Genomic characterization of cancer has transformed understanding of the pathogenesis for all types of cancer in the last two decades, with the study of hematologic malignancies at the forefront of the genomics revolution. With continuous rapid advances, as we envision future possibilities in diagnosis, it is helpful to reflect upon how we reached this point. This review includes a historical perspective, and touches upon significant milestones since the microscope’s invention in 1674 toward the current diagnosis of acute myeloid leukemia (AML), which is an example of an aggressive hematologic malignancy that now requires integration with genomics for diagnosis, prognosis and clinical management. The 2016/2017 World Health Classification (WHO) classification criteria precisely identify AML with recurrent chromosomal abnormalities and the two new, molecularly-defined subtypes, AML with mutated NPM1 (AML-NPM1mut) and biallelic mutated CEBPA (AML-biCEBPAmut). Epidemiologic and hematologic features of the two new molecularly-defined WHO subtypes of AML are highlighted, including for familial AML-NPM1mut and familial AML-biCEBPAmut. Genomic testing, in conjunction with cytomorphologic evaluation, flow cytometric immunophenotypic, and cytogenetic analysis, is now essential for accurate diagnosis of AML. In light of current guidelines for testing, risk stratification, and newer therapies, considerations for integrated genomic testing are discussed toward routine diagnosis by the WHO classification of AML.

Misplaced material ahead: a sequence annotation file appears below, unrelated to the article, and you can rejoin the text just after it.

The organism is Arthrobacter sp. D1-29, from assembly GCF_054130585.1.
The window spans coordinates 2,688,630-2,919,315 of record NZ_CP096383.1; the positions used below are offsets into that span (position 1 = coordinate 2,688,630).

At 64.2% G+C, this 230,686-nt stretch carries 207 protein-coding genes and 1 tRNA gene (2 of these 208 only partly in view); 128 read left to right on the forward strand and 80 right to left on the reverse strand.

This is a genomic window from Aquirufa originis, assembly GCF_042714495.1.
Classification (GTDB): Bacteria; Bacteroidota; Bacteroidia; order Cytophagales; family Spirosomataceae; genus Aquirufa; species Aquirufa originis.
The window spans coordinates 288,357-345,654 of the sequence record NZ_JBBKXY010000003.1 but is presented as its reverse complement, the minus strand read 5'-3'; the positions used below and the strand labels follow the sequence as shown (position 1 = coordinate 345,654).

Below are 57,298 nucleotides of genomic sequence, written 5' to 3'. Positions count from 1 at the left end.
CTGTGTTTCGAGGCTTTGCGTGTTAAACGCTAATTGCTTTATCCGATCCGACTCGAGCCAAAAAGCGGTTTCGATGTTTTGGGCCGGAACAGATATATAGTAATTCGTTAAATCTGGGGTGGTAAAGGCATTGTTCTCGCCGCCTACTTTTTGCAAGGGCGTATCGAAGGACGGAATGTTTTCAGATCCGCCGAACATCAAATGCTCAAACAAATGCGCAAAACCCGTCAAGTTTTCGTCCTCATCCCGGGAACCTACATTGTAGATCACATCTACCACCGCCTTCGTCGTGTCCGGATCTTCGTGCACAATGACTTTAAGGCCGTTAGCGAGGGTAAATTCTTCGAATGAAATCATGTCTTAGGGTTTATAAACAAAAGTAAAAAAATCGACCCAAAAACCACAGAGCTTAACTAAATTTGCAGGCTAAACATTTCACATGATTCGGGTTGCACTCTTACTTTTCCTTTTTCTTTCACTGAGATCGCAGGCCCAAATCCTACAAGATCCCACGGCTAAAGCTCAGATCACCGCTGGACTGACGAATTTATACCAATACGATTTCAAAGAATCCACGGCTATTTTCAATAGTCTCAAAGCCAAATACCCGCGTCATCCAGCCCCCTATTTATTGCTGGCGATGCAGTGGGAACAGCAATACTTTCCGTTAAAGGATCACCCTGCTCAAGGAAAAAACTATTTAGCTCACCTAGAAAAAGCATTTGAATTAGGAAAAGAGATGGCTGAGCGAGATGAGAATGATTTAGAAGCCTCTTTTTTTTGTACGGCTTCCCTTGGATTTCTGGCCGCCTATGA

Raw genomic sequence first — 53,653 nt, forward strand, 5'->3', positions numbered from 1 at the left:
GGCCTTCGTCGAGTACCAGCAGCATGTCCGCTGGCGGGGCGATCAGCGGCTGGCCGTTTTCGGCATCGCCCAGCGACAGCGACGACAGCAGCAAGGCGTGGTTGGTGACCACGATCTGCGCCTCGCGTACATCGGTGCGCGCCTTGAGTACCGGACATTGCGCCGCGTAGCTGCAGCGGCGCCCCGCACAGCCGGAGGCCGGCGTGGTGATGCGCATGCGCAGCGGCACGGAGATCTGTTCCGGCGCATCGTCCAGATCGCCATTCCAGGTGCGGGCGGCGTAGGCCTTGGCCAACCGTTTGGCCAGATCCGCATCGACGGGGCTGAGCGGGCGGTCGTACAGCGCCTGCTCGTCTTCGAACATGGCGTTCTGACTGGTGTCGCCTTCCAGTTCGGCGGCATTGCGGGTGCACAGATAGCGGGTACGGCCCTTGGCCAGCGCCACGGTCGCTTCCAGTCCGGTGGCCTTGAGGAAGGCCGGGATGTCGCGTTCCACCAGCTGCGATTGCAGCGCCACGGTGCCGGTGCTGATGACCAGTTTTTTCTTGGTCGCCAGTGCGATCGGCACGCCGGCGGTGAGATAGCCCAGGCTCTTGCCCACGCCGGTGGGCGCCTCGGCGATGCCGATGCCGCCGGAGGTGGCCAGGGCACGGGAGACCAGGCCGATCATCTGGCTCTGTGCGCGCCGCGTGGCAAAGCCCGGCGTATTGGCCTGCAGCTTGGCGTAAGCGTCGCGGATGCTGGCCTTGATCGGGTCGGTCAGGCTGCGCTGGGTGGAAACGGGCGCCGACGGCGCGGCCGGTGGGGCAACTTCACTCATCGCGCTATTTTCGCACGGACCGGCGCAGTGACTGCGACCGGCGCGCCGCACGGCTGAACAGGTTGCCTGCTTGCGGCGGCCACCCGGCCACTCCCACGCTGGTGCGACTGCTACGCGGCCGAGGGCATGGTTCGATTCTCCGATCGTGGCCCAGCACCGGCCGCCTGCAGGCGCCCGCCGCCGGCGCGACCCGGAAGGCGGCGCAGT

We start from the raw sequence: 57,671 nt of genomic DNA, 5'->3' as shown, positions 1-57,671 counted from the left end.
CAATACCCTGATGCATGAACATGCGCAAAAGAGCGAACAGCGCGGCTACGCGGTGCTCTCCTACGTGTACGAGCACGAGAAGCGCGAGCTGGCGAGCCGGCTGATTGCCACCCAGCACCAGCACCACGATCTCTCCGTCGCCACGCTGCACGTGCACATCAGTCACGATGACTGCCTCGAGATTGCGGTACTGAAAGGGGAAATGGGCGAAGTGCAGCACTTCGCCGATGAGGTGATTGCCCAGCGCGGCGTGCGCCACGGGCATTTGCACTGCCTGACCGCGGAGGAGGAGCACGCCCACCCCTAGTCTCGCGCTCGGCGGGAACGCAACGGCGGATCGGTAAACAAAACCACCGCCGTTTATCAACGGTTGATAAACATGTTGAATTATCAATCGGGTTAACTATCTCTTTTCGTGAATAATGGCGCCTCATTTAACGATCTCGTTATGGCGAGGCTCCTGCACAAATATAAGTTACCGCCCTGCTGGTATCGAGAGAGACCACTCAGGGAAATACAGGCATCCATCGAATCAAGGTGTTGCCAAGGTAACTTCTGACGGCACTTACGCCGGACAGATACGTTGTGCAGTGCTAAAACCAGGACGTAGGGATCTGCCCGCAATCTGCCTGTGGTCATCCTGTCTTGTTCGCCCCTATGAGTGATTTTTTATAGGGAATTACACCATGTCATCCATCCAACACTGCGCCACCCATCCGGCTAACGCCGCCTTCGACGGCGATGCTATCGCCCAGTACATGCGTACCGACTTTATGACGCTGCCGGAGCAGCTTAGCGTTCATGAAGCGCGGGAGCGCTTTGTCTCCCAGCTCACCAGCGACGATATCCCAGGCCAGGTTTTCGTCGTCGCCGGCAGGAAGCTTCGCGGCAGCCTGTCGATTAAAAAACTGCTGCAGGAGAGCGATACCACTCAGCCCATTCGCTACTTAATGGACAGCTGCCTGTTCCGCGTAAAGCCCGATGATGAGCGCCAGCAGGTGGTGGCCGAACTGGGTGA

Diagnostic classification, Acute myeloid leukemia, Familial leukemia, Genomics, Smoking, Epidemiology, Mutations, Cytogenetics, Flow cytometry, World Health Organization